In narrow vote, Synod supports reparation efforts for Hawaiian language revitalization
General Synod narrowly passed a resolution urging reparations to fund Christian Hawaiian education programs that will aim to “undo a century of extinction, Americanization and indoctrination policies.”
The resolution passed with 377 United Church of Christ delegates voting yes and 181 voting no. A notable amount — 85 — abstained from voting. It reached the two-thirds vote needed to pass with a five-vote margin.
The Rev. Gloria Cox of Pilgrim Congregational Church of Oak Park, Ill., chaired the resolution’s committee. She presented the resolution with historical context on the 21-letter alphabet that missionaries created as part of a Hawaiian Christian language that was used in early texts translated into the Hawaiian language — the version of the language that the resolution calls to revitalize.
“Language, written and spoken, is how we communicate, share and preserve our culture,” Cox said. “Extinguishing a language is one step on the slippery slope to extinguishing and losing the gifts of a culture — gifts that are lost to the Indigenous people and their descendants, and to all of us. But if the language and the culture can be revitalized, the possibilities are endless.”
Importance of language
Several comments from delegates supported language revitalization efforts, citing the importance that language plays within culture and describing impacts of colonization.
“I am a good example of forced assimilation by this country’s tactics and what they have done to me and my family,” said Larry Littlegeorge, representative of the Council for American Indian Ministry. “I came from the 1950s when we could not speak Ho-Chunk, our own language. Their motto was ‘Kill the Indian and save the man.’ When you lose your language, you lose identity as a person.”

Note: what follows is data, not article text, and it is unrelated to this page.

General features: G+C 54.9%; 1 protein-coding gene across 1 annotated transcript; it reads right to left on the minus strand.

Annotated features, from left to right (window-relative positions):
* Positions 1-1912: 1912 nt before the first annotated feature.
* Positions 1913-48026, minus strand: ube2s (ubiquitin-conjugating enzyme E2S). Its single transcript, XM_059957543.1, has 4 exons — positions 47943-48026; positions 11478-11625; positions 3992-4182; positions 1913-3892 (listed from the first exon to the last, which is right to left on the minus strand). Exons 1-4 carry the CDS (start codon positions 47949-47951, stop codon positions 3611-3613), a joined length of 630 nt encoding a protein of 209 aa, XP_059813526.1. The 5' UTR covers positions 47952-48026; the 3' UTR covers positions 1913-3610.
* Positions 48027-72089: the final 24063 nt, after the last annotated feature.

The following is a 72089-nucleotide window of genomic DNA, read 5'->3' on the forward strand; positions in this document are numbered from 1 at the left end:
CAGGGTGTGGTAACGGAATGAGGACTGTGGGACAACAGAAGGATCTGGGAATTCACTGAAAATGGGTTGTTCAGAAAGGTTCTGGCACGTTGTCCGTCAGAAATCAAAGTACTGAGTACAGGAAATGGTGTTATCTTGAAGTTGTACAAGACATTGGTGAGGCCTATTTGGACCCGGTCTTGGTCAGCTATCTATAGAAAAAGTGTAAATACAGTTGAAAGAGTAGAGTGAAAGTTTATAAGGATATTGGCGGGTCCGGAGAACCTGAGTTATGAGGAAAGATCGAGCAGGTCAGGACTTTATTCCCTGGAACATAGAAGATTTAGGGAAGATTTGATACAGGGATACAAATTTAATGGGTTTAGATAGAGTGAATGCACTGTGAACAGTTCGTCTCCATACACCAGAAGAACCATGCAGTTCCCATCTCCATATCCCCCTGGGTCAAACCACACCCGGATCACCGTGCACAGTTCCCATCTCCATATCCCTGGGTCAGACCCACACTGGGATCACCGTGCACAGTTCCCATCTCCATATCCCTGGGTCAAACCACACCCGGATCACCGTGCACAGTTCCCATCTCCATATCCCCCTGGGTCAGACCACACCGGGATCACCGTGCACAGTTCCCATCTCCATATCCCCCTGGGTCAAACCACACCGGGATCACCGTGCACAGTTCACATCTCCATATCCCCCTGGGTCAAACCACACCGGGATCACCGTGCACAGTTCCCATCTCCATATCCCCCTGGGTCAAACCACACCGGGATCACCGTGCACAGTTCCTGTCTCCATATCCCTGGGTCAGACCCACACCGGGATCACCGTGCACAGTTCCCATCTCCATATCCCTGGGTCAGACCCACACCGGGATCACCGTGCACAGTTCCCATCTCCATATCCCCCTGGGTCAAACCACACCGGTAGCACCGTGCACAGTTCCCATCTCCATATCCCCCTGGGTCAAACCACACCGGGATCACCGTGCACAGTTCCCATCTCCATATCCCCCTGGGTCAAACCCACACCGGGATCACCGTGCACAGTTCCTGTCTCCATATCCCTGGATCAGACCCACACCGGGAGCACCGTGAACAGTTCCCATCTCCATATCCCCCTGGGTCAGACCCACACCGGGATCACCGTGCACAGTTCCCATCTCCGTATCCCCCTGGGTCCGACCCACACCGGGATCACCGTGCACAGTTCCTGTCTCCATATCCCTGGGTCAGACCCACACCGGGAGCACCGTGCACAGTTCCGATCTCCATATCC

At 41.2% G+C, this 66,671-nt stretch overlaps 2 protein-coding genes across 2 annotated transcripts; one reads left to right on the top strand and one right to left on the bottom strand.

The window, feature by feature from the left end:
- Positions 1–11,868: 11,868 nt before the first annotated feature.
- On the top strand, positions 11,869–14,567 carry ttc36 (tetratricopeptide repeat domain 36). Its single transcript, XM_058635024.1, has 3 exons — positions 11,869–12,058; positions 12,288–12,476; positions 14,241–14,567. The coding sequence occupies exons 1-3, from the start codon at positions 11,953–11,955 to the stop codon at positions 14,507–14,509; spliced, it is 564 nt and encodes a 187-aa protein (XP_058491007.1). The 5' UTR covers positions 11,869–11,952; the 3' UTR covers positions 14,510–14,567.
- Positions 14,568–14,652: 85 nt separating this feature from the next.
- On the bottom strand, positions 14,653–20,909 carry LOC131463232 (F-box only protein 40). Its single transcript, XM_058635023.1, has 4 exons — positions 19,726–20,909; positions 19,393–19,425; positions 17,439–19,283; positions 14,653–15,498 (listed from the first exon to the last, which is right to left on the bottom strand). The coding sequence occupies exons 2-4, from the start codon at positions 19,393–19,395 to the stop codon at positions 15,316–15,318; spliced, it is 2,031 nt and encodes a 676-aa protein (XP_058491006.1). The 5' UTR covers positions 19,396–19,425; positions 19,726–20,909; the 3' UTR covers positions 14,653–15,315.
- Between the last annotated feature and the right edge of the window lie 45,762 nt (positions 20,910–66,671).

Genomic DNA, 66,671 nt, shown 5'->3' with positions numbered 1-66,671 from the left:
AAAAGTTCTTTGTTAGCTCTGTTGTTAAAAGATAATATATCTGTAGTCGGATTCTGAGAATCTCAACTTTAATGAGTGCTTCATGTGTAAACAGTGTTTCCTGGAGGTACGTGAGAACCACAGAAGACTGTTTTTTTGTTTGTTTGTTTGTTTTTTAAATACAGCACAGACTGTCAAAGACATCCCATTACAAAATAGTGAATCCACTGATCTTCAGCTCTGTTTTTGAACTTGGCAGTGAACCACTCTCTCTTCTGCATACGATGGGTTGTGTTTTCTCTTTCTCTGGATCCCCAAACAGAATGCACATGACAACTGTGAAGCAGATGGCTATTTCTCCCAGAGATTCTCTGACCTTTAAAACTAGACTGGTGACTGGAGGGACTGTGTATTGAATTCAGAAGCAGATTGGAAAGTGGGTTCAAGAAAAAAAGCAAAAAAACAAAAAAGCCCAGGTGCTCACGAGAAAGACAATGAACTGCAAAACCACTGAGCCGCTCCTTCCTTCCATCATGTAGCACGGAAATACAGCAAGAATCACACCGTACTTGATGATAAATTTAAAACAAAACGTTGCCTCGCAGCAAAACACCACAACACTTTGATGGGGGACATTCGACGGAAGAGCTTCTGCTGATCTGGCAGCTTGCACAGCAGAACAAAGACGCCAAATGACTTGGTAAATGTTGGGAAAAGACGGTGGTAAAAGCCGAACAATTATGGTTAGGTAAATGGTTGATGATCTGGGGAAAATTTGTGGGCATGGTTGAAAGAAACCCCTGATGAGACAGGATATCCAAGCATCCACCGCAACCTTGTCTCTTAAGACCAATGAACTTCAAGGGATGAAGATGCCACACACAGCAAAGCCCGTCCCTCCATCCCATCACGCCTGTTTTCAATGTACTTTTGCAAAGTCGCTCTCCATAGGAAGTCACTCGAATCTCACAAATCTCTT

Gloria-Ann Muraki, a member of the Association of Hawaiian Evangelical Churches (AHEC) — the Association that submitted the resolution — and of the UCC Board, shared that she is a native Hawaiian elder and traditional practitioner of her language, hula, chant (oli) and other traditional practices. She offered an oli in her native language.
“We as the Association of Hawaiian Evangelical Churches have been fighting an uphill battle to become self-governed for 31 years, since the formation of this association,” she said. “This [resolution] is part of that struggle.”
Some comments challenged nuances of the resolution’s proposal to support revitalization programs specifically for the 21-letter alphabet language that was brought by missionaries, which is different than the 13-letter alphabet letter which has been the focus of broad efforts to revitalize the Hawaiian language.
Wryen Keoki Kiwaha of Puka’ana Congregational Church in Captain Cook, Hawaii, requested, as a Native Hawaiian not part of AHEC, that the resolution be sent back to Hawaii “so all Hawaiians can be part of the conversation.”
“I affirm the elders and educators whose tireless work saved our language from extinction. Their work did not include these additional letters, perhaps because they’re not actually native,” he said. “I affirm non-Christian Hawaiians who may be affected by this Christian alphabet and who, like me, are offended as we see our language as Hawaiian only, not Christian. Why would we want language from the same missionaries who gave us boarding schools?”
The Rev. Tyler Connoley, Conference Minister of the Central Pacific Conference and UCC Board member, said that as a descendent of Pilgrim Holiness and Wesleyan missionaries, they have “a lifelong and particular call to decolonize church.”
“Rather than celebrating that the first book written in the Hawaiian language was the Bible with its 21 letters, we should be confessing that fact. Our missionaries came not to listen, but to tell,” they said. “I cannot celebrate that the native Hawaiians first saw their language written only as a Christian language.”
Despite the reservations voiced, the resolution passed — with minor edits put forth by the resolution’s committee for clarification — receiving the required two-thirds majority of delegate votes.
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